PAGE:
It may be that in the distant future, exoplanets similar to our world will be the refuge of humanity after the end of the Earth.

Of the little more than 4 thousand exoplanets found so far, the worlds that most attract the attention of scientists and the general public are the super earths: rocky planets that by their characteristics are similar to Earth.

Super Earths seem more common than previously thought in 1995, when the first exoplanet. To our knowledge, more than a thousand worlds discovered by NASA’s Kepler Space Telescope are super-earths that have between twice and up to ten times the size of the earth, in addition to a rocky composition similar to that of the inner planets of the Solar System.

These two characteristics differentiate them from the rest and approximate their composition to that of our world; However, the way a super-earth can be considered a habitable planet goes beyond its composition and size.

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Habitability zone: the distances that could harbor life

The most important requirement for a super-earth to have the potential to host life similar to that we know on Earth is that it be in a habitable zone regarding its star.

For a planet to be within the habitable zone, it is not only necessary that the distance at which it orbits from its star is not so far that it is an icy and inhospitable world, nor so close that high temperatures result in a perpetual greenhouse effect, like Venus.

The habitable zone also depends on the energy that the star gives off and the period of planet rotation are able to maintain the conditions of temperature for the existence of a atmospheric pressure enough to protect the surface of the radiation and at the same time, ensure the existence of liquid water inside.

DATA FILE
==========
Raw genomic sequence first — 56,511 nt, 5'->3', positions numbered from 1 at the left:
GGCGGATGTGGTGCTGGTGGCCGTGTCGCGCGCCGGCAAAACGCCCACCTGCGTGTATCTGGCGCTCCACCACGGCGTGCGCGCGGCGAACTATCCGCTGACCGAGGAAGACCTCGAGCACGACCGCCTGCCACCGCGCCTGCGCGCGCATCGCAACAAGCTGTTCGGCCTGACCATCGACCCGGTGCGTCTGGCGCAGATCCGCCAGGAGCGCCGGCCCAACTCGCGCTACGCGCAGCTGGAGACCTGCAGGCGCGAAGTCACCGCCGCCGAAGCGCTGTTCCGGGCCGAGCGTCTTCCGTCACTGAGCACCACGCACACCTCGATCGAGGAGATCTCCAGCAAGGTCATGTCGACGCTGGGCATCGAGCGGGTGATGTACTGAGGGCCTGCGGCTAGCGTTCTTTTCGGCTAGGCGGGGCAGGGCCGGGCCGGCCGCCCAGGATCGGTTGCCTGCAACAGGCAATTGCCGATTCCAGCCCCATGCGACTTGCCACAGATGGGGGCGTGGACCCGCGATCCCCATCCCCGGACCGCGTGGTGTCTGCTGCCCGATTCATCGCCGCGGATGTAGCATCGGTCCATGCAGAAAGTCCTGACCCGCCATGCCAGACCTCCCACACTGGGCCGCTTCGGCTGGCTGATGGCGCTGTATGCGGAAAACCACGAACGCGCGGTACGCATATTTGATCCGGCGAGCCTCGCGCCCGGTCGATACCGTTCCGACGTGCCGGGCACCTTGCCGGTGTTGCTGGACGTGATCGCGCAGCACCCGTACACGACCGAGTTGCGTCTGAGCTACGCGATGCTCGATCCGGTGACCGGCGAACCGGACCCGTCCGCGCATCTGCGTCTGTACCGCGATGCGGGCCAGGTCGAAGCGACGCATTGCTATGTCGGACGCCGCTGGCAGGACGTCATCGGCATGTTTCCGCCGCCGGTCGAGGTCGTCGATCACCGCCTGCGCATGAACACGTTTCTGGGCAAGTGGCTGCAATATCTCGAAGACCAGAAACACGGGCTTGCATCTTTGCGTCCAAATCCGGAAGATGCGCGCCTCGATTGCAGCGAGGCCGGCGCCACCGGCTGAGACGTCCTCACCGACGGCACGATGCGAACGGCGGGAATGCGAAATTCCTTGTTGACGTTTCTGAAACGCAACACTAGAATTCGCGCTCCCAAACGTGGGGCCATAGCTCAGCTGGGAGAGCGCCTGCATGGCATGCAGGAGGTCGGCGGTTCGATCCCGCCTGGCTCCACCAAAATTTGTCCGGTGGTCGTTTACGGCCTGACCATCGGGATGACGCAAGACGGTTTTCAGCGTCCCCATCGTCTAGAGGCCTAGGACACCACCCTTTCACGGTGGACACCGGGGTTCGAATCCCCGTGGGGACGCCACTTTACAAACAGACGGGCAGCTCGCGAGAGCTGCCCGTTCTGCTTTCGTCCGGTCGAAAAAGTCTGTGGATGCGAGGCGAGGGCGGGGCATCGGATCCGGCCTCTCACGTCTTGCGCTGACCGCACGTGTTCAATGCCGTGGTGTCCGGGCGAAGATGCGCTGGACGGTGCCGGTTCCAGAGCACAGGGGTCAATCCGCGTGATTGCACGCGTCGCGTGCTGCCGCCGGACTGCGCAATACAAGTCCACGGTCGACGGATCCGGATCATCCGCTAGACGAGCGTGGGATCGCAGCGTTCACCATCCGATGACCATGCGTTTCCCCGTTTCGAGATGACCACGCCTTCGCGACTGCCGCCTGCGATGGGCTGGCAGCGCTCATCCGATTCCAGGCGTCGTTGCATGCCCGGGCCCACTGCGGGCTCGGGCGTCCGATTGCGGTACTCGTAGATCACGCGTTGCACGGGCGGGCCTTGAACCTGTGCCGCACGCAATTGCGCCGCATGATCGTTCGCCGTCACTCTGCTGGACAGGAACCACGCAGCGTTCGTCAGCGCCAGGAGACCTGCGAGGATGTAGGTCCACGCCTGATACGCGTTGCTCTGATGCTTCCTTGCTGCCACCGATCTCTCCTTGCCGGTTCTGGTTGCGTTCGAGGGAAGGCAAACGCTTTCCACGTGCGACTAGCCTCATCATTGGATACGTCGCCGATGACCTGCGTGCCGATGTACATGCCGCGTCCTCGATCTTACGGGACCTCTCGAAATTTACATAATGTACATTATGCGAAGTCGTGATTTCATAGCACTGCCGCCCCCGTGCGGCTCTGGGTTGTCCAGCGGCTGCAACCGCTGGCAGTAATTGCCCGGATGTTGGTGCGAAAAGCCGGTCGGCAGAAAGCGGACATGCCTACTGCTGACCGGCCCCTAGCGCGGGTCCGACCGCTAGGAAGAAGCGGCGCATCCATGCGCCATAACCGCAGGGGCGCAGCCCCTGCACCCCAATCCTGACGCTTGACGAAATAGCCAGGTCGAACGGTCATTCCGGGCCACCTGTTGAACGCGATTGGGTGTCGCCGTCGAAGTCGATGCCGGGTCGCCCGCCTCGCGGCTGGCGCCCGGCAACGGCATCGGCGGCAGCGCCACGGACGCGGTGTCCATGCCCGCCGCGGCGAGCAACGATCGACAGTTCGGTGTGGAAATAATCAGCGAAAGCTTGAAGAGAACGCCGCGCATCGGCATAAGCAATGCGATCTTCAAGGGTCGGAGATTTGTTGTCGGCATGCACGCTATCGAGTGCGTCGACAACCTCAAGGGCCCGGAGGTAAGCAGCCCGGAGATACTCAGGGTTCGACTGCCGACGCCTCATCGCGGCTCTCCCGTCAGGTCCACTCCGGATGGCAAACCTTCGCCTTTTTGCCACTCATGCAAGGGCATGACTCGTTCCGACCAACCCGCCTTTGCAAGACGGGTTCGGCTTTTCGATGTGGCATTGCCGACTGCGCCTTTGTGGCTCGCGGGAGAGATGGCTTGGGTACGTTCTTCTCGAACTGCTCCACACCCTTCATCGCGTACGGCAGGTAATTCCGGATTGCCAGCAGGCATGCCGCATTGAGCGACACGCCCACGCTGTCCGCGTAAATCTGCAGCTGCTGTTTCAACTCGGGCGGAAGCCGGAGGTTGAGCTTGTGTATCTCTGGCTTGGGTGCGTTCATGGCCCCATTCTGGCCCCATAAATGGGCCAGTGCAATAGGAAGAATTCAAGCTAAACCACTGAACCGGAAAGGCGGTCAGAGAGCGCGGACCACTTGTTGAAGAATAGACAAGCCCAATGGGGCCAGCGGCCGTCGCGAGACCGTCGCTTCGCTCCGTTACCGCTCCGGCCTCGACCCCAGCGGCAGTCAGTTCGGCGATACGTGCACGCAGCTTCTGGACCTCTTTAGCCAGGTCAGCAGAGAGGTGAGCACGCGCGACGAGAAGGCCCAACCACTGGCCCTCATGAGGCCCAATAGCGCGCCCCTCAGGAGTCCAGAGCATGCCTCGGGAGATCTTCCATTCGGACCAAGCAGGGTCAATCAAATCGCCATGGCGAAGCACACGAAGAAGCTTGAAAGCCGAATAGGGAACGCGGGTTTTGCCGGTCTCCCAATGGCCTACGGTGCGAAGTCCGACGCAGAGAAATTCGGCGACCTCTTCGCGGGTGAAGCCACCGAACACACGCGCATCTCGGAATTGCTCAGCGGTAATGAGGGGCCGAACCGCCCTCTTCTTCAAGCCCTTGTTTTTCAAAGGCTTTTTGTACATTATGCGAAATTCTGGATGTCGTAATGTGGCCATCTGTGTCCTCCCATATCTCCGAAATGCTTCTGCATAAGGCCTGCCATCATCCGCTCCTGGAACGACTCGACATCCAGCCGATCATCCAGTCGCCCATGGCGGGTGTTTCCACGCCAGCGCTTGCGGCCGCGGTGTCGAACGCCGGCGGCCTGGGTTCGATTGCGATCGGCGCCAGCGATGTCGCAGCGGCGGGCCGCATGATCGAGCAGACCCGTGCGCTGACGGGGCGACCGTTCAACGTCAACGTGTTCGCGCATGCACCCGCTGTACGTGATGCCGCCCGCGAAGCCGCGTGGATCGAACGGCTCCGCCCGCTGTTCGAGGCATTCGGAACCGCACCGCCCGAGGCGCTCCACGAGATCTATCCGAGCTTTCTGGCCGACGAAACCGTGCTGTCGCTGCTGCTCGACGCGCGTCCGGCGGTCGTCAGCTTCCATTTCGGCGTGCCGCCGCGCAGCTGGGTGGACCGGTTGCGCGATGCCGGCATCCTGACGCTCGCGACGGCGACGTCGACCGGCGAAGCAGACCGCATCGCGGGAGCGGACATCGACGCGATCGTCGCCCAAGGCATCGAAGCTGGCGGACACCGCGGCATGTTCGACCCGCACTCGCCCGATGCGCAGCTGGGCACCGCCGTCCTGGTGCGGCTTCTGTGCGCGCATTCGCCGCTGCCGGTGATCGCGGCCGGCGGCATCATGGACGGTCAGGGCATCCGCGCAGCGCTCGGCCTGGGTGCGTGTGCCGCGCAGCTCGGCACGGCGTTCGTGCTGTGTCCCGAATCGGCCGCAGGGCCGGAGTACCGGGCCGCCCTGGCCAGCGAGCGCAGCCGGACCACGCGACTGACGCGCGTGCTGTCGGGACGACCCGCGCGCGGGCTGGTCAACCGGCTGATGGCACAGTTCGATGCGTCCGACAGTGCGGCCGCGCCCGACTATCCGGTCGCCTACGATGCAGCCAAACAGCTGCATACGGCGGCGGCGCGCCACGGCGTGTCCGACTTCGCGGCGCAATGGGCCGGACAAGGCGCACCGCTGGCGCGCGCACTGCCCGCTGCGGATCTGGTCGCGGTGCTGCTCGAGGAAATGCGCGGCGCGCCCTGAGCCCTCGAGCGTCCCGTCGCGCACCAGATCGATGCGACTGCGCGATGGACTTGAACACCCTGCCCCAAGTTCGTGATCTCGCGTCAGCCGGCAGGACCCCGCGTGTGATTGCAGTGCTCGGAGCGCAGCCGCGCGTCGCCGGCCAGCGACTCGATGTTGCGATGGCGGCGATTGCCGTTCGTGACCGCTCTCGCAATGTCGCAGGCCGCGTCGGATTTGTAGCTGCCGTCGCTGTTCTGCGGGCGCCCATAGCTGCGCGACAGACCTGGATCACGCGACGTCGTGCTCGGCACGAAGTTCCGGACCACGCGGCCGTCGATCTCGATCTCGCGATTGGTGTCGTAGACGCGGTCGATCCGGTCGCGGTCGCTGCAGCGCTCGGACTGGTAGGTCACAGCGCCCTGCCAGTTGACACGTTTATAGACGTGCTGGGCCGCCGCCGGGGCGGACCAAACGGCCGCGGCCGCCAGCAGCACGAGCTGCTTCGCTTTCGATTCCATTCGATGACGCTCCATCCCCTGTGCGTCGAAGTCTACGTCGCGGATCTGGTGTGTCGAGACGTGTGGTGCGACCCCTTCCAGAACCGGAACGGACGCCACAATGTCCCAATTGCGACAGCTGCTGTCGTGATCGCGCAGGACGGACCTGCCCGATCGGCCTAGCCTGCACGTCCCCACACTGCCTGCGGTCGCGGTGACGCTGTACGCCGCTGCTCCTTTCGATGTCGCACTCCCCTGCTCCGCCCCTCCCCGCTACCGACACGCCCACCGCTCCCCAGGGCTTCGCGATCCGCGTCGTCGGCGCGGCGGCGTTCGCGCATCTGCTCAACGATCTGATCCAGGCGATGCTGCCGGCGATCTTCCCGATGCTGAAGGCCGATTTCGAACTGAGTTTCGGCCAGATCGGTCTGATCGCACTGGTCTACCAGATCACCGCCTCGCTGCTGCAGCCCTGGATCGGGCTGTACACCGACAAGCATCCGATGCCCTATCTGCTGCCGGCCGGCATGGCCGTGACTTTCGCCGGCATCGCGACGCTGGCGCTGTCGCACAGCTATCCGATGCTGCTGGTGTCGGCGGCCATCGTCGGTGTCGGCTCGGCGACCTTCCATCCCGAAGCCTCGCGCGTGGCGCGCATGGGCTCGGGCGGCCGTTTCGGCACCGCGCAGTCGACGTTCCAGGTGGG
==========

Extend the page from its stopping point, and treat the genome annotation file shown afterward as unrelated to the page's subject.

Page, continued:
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The most Earth-like planets

One of the most revealing findings about super-lands is K2-18b, a planet twice the diameter of Earth that orbits within the habitable zone of the star K2-18.

And although we still know little about this world (discovered in mid-2019), K2-18b has liquid water on its surface, in addition to maintaining an average temperature of between zero and 40 degrees Celsius, the most similar to our planet ever discovered.

Another super-earth with characteristics similar to our planet is Kepler 438b. Located 473 light years from the Solar System, this world was considered one of the main candidates to host extraterrestrial life after its discovery in 2015, due to its incredible similarity both in size (1.12 times the Earth’s radius) and in the average climate of 37.4 degrees Celsius with the Earth; however, a short time later it was dismissed due to the immense radiation from its star.

More recently, a couple of months ago an investigation by the University of Göttingen revealed the existence of two super-earths in the system formed by the star Gliese 887, located eleven light years from our Sun.

However, even though the two planets GJ 887b and GJ 887c have a solid core between 4 and 7 times the size of the Earth respectively, both are located exactly outside the inner limit of the habitable zone of Gliese 887.

Although at first glance the requirements for the existence of planets very similar to Earth seem almost impossible to fulfill, in the little time we have to observe worlds beyond our cosmic neighborhood we have verified the existence of some super-earths that lead us to think that more than a unique and special condition of our planet, the Universe could be a space brimming with life.

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